December 14th, 15th, and 16th 7784 km’s

As we get further and further into the Caribbean, everyone is wearing their wetsuits less and less. The temperature is hot, in and of the water, even at night. The final days between our distance goal, and the white sandy beaches of the Blue Haven, have continued to be testing ones. Considering we only planned provisions for being at sea for 21 days, and now are at day 27, our rations are depleting fast. We finished off the end of our milk and juice two days ago, and the last bottle of water yesterday. The only drinkable liquids left is the tap water supplied by the water maker. It doesn’t taste the best, but we are making due.

Our equipment is seeing the wear and tear as well. We had another kite explode due to having a GoPro attached to the leading edge. We also lost our favorite board of the trip as Ike did a backroll kiteloop, came down too hard, and broke it nearly in two. We are almost out of batteries, and have only enough to power the few lights we have left to continue riding at night. Our VHF’s have been failing, leaving us just enough to keep operations going, and have lost function of all of our dog trackers, making watch much more intense not having a way to locate a rider if visual is lost.

Even the wetsuits and vests are looking faded after being in the sun and salt water for so long. Our bodies have been holding up well, but the wear and tear is showing on us too. Filippo and I both have been going without wetsuits the longest, and have bloody bandaged up sides to prove it. As you look around each of us seem to gain a bandage or a bruise each time you look.

We have faced some intense night time weather systems, with squalls causing the wind to range from 11-38kt’s and back again. During one launch procedure, Dennis got hooked onto the dinghy, and was drug underwater underneath it, facing the real chance of being drowned, if it wasn’t for our amazing Captain Erik Van Vuuren who knew how to react fast enough in order to get the tension off, and return him to the surface before it was too late. What a scary feeling it is to see your teammate disappear underwater. On another night session I down looped the kite to shoot down a large wave and got too much slack in the lines, dropped the kite, inverted it, and caused the entire team to have to stop dinner in order to turn around and rescue me as I lay again in the dark open water in strong winds and large swell.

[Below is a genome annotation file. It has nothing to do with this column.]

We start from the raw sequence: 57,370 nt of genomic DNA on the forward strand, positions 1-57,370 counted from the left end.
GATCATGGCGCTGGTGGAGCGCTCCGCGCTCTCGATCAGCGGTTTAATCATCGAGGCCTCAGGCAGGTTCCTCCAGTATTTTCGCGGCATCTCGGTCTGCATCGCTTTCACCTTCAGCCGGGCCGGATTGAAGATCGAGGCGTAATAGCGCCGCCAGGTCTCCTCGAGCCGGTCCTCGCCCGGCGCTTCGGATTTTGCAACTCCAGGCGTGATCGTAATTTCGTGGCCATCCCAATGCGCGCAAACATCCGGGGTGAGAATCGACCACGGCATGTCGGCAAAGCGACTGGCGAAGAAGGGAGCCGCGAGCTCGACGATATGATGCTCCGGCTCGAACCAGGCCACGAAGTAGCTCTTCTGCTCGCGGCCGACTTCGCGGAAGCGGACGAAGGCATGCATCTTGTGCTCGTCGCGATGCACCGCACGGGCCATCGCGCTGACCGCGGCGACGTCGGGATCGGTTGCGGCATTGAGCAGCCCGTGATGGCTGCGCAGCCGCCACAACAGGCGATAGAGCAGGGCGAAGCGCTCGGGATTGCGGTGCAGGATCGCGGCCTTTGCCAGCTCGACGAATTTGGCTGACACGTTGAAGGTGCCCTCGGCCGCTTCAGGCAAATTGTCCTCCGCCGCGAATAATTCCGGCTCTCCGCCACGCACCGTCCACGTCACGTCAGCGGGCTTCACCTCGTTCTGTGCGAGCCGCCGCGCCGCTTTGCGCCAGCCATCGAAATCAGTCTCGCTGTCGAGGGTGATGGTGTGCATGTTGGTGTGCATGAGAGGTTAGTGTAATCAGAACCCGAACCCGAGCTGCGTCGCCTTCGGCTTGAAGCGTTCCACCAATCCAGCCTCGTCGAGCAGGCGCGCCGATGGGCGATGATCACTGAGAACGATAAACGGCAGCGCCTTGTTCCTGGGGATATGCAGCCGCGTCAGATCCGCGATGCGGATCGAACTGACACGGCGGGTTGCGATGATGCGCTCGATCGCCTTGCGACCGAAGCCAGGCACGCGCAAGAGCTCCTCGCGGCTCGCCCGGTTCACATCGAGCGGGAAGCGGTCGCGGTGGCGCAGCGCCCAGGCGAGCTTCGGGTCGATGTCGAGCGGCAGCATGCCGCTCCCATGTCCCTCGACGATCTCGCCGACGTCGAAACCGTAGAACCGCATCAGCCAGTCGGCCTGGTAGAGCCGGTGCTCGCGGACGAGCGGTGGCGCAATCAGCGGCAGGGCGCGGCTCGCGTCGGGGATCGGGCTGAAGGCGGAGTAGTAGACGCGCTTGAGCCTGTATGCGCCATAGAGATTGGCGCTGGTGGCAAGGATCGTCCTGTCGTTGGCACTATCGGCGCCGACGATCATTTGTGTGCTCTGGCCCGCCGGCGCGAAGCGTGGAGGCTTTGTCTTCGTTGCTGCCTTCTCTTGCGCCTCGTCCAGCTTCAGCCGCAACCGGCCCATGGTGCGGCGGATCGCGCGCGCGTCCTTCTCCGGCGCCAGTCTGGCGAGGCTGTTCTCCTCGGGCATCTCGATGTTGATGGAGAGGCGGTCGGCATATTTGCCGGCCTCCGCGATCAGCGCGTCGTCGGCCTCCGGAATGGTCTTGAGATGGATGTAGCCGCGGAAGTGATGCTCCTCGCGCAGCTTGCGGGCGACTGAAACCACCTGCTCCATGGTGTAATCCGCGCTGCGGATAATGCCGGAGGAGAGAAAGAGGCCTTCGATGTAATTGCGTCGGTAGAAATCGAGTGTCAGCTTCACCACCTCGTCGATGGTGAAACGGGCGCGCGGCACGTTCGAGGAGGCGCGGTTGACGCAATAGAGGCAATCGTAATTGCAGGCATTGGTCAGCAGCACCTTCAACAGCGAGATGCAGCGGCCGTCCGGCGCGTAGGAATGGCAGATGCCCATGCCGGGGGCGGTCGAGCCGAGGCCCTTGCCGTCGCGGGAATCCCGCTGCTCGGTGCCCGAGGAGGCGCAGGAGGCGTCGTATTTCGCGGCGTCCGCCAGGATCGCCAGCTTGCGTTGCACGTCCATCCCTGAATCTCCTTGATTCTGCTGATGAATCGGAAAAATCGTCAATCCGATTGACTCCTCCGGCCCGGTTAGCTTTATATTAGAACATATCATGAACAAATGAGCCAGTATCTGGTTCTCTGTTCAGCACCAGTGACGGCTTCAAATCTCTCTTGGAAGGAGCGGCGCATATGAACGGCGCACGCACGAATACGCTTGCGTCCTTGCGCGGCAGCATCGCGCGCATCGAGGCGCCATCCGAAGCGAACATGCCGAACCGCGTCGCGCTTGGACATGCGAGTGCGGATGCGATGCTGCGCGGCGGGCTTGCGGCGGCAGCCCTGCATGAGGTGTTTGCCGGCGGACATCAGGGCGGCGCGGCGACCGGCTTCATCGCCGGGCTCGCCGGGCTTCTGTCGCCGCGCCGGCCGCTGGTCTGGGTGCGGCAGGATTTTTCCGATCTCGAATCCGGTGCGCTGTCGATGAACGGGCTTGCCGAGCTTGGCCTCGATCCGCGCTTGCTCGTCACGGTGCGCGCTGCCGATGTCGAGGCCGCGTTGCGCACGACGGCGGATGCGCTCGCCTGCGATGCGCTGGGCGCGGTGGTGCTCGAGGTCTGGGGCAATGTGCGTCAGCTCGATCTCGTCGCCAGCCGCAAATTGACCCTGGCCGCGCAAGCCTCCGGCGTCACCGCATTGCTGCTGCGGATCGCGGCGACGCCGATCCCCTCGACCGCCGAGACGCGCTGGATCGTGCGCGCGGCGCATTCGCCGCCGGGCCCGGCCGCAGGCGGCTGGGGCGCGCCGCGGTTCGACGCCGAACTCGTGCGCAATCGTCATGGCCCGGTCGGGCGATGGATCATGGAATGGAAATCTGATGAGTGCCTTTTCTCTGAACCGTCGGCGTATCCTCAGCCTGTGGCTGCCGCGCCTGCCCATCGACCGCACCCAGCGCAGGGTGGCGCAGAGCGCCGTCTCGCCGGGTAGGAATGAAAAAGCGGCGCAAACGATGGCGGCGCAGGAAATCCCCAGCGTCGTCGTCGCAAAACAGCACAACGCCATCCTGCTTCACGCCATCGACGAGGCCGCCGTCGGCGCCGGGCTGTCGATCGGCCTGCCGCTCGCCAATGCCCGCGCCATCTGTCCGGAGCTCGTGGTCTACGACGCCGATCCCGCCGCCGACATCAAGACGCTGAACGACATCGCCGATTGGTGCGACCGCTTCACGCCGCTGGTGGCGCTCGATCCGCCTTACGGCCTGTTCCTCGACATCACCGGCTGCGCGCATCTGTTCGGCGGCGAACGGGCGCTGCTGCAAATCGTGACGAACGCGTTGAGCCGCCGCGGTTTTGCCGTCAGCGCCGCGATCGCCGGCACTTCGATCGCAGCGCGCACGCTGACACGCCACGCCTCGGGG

We have all had to face fears and challenges out here in so many ways. For me a large one was being left sitting in the water, and it felt amazing to be able to have one more chance to test myself and being able to keep a calm mind. It is only by facing your fears, that you overcome them. At other times it has been wildlife, others going out into the darkness with lightning flashes and squalls around. For each of us the test has been different, yet as a team, were facing them all together. As we all took one of our final night rides underneath the almost full moon, we soaked up every second of it. The moon stayed bright all through the night giving each of us the chance to appreciate mother nature in all of her might and beauty. Sometimes it looks like you are staring downhill in the moonlight as far as you can see, then again in an instant it appears you are looking uphill just as far. I had the gift of the moonset to sunrise session, as I entered the water with the bright round orange moon nearing the horizon, while at the same time the sun beginning to rise behind me.

Afterwards while back on board, watching Camilla close out her personal 1000km’s, we had yet another test of how easily thing can go wrong out on the open water. Ike went to the back of the boat to scoop out a bucket of sea water, and in a instant was pulled into the ocean and out of the boat. MOB. Thankfully Captain Erik just happened to be looking back as it happened, and managed to make a quick rescue, turning the yacht around, and going back to pick him up. Yet another reality check, because when Ike does sleep, which isn’t very often, he typically disappears for a couple of hours at time. Had Captain Erik not looked back when he did, it could have been very easy to find out much later, “wheres Ike” and by then could be a search and rescue with the odds against us.

With everyone back on board, we continue to recognize once again how lucky we are to have made it this far. Ike and Max are still taking every session to battle each other as the untouchable race record holders. Ike today set it at 72.99, only for Max to follow up with a 74km. Each always pushing it just a little harder. With less than a day left at sea, before the final goal of this mission is accomplished, Turks and Caicos is looking very close on the map. We anticipate setting foot on the other side soon, all of us!

  • Bobbi O

    You arrive by motorboat and then award yourselves trophy’s !
    What a shame, What a disgrace !


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